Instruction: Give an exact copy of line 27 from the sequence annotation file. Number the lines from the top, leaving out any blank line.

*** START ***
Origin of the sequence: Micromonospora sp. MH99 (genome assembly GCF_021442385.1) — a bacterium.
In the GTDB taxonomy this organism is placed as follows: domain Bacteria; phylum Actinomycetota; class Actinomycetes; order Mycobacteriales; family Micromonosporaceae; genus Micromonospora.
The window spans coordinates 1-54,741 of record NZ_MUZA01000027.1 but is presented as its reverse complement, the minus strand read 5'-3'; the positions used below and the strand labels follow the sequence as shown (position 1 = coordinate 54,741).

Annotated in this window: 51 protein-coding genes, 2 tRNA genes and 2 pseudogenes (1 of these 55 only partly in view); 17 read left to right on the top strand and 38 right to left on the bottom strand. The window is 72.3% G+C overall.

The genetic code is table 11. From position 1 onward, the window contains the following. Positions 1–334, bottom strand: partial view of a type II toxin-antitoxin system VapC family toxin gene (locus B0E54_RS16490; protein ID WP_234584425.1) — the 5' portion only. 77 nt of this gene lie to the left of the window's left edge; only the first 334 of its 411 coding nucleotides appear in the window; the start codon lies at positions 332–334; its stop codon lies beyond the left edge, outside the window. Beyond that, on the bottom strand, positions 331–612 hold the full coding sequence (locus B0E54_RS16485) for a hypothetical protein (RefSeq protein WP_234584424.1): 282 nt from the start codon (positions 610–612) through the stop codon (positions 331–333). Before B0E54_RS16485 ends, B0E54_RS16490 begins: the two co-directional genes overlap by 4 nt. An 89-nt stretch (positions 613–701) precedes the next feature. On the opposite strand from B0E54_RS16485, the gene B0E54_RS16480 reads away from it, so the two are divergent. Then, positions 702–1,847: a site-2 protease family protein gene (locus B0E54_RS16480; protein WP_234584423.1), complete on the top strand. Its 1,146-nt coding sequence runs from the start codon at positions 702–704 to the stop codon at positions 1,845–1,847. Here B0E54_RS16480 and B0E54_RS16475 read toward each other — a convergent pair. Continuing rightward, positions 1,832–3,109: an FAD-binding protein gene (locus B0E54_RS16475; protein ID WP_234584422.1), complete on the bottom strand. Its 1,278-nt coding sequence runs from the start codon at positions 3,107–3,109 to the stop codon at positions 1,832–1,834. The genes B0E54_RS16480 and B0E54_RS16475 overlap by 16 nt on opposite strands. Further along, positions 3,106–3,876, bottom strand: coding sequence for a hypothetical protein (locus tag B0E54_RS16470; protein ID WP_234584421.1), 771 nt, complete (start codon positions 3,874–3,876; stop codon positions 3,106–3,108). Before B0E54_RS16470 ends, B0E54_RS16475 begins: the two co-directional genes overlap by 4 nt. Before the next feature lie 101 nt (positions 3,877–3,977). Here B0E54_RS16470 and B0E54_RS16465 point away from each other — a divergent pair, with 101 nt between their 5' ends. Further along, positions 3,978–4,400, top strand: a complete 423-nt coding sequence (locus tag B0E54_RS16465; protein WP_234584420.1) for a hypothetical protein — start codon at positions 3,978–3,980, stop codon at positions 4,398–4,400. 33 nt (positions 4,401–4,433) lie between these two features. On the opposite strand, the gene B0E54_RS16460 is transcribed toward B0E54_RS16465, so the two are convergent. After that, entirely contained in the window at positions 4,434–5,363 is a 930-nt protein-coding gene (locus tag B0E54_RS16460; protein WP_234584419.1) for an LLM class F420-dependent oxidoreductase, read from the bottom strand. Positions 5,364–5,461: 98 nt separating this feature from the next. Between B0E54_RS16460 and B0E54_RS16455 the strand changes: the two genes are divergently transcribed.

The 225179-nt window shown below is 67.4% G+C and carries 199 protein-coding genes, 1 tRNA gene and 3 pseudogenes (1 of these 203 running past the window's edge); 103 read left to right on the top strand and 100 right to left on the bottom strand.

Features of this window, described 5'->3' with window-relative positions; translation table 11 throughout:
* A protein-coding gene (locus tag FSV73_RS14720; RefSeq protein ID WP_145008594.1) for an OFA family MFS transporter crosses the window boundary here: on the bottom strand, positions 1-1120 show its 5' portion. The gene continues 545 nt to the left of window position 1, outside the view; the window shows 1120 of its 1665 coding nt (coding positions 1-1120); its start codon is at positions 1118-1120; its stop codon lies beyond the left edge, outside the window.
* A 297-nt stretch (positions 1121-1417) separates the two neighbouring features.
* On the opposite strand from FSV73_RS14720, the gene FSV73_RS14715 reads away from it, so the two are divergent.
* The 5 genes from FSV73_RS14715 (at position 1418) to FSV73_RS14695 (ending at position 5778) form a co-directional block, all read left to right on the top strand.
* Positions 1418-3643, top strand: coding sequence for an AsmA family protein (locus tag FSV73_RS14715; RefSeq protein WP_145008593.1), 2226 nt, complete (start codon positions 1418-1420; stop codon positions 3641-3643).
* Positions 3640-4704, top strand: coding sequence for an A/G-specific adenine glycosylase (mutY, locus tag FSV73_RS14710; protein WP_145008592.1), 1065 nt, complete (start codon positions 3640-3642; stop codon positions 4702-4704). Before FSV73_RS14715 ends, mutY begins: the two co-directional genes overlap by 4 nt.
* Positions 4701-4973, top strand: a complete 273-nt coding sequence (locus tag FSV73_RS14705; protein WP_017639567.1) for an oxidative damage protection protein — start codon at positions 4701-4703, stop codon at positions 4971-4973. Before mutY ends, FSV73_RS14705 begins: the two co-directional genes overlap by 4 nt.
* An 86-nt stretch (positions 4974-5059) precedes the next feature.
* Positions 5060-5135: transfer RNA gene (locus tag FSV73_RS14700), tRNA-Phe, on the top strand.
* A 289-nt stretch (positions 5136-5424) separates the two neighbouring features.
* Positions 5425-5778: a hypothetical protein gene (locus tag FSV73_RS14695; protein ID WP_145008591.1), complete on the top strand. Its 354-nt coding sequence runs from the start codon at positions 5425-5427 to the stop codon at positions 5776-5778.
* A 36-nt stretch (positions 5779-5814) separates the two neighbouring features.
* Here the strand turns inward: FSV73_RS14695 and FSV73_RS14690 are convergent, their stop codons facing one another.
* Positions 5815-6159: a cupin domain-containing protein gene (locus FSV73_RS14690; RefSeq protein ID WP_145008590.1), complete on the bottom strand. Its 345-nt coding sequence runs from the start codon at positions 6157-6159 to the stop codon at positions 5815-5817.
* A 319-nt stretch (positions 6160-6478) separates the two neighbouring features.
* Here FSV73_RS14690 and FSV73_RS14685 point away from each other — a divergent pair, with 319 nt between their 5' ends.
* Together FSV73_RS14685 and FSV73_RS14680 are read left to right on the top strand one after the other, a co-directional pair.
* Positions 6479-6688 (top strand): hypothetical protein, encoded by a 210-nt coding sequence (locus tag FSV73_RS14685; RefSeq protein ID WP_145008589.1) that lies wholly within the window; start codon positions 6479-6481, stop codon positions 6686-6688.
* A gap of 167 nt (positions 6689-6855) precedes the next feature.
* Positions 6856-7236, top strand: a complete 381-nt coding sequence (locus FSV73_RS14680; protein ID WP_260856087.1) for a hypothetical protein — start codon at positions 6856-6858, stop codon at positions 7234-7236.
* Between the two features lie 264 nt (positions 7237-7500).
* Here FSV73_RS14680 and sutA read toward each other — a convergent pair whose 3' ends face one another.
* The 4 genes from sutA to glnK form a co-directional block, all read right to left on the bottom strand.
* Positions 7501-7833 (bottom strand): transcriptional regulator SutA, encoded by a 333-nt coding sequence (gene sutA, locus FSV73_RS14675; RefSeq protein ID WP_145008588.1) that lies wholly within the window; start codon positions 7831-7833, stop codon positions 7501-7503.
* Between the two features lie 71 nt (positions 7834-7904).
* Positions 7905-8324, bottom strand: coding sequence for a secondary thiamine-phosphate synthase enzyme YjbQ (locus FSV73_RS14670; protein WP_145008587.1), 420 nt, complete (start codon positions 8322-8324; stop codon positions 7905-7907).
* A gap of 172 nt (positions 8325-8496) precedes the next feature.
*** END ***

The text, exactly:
* Positions 6856-7236, top strand: a complete 381-nt coding sequence (locus FSV73_RS14680; protein ID WP_260856087.1) for a hypothetical protein — start codon at positions 6856-6858, stop codon at positions 7234-7236.